Sharletta’s story of forgiveness and extensive work to offer the opportunity for restitution and restoration for offenders is awe-inspiring. It’s an example of what it looks like to no longer learn how to make war. It’s what we’re called to do when we choose to carry a plow instead of a gun.
We need a broader moral reckoning on capital punishment—in the Bible belt, in particular. In a recent forum, we zeroed in on the challenge of problematic theology, which in Shane’s words has turned the Bible Belt into a “Death Belt,” giving moral cover to a lethal human rights violation. Southern states where Christianity predominates are the ones holding fast to the death penalty and using it most often. Last month four executions were scheduled—two in Texas and one each in Tennessee in South Carolina—during a season where Christians everywhere celebrated resurrection.
We have work to do to continue to "break the silence." As our world is increasingly plagued by violence — not just in Ukraine but also in the streets of America — we must continue King’s legacy of nonviolence. We, too, must keep breaking the silence.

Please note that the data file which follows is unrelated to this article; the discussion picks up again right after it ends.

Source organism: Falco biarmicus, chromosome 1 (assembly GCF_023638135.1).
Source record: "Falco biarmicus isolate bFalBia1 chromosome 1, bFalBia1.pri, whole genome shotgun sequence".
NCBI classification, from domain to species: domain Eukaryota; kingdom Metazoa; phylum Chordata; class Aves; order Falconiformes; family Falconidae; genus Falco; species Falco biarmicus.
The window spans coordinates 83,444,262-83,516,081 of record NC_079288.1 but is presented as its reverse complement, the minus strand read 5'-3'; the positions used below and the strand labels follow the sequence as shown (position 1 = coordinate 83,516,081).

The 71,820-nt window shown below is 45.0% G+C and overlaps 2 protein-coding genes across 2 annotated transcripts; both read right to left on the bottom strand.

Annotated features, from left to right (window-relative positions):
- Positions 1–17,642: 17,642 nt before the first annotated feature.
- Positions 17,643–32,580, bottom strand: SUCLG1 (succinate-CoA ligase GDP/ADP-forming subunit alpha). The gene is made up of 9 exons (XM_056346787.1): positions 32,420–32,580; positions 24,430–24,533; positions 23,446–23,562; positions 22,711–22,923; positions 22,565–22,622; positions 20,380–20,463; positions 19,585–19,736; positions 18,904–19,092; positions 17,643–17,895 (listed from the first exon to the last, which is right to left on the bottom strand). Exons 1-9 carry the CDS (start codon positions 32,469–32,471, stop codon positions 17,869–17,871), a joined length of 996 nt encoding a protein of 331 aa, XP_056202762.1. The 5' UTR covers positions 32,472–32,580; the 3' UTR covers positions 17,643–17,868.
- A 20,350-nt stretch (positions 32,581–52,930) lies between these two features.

We are up against some fierce principalities and powers – the triplet evils of racism, materialism, and militarism are as alive and well as they were 55 years ago. But the love of God is the strongest force in the world. Nothing is more powerful than God’s love.
May these paintings open our hearts up to the profound depth of God's love, and may they stir in us a passion for extending that love and grace to others. It is our hope that contemplating the execution of Jesus does something to us, in us. We pray that as we reflect on the love of God, it transforms us into people who are merciful and who are committed to ending the death penalty.
Last month, we lost a giant in the movement for a better world – Steve Schapiro. Some of you may not know him because he was usually behind a camera, capturing some of the iconic images of social changes from the Civil Rights Movement and the anti-war movement of the 60s right up until last year.
On Thursday (Dec. 9), Oklahoma executed Bigler “Buddy” Stouffer, a 79-year-old deeply committed Christian who has maintained his innocence since being convicted of murder in 1985. It was the last execution sche...